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3(43)/2015
doi:10.5277/arc150302

Ernest Niemczyk
The colossal statue of Bes from Amathus in Cyprus. Genesis, function, reconstruction

    The figure of the Egyptian deity Bes, full of joy, vigor, and combativeness driving off evil and providing erotic energy, protecting pregnant women, childbirth, and children enjoyed a well-deserved popularity in the Antiquity both in Egypt and in the whole area of the Roman ecumene. The uniqueness of this sculpture from the coastal city of Amathus in Cyprus regards not only its colossal dimensions (4.2 m tall). Most probably the sculpture depicting Bes taming a lion representing evil was placed in a niche by a fountain pool. The water flowing from the lion’s mouth made the sculpture look alive. This sculpture is probably the only known example of use in the official ancient art of such a unique canon of sculpture of the Dark Continent – Africa – especially on such a colossal scale.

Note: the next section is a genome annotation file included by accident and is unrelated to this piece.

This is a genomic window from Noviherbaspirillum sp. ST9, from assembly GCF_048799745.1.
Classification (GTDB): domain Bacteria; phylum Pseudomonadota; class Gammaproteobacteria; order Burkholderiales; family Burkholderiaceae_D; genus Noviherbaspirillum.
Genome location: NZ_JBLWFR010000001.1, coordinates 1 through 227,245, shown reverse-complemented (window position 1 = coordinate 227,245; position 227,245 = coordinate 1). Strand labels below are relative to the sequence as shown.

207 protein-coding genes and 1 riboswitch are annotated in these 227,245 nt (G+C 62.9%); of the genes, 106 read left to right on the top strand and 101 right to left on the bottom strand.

The results of the attempts at establishing the time when the sculpture was made greatly differ. They range over almost 700 years, from cir. 470 BC to cir. 200 CE. Trying not to resolve that dispute, assuming the “older” chronology, the attention was focused on the analysis of form and function of that unique work, emphasizing the proportions and their relation to the then applicable canons of statuary sculpture. The conclusions were visualized in the reconstruction of the whole composition where Bes was the main element.

Key words: Antiquity, empire period, Cyprus, fountain, Egyptian deity

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